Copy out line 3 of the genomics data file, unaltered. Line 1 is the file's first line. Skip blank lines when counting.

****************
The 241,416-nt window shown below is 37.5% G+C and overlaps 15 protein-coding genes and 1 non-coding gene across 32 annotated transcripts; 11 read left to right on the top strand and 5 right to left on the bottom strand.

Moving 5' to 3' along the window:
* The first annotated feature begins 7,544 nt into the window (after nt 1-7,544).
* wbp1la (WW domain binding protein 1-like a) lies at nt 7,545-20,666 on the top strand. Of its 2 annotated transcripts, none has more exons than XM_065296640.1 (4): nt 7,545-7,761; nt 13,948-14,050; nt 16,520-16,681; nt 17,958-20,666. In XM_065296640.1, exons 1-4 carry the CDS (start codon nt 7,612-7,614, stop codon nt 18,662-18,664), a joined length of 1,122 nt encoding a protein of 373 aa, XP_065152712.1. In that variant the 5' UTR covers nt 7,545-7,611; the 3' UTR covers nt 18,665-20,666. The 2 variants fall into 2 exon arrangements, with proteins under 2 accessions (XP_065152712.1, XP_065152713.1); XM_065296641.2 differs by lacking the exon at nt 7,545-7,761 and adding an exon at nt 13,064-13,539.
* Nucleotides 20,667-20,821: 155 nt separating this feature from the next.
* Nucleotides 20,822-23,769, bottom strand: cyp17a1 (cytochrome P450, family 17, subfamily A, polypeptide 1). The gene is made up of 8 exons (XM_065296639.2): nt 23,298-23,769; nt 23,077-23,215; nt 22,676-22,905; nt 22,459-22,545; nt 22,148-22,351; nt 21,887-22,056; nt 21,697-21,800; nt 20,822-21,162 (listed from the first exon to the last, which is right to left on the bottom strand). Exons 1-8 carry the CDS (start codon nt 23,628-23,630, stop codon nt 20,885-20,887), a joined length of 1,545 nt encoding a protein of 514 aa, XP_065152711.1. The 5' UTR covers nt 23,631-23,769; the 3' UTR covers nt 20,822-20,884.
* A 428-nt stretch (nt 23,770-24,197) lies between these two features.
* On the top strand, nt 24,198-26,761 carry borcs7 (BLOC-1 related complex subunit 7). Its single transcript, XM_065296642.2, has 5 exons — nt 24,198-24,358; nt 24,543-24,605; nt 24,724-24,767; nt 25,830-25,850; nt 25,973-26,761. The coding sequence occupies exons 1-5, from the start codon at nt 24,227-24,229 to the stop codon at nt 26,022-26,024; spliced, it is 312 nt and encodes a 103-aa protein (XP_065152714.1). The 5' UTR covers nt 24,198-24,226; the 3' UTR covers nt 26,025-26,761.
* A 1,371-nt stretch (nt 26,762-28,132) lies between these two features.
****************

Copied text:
* The first annotated feature begins 7,544 nt into the window (after nt 1-7,544).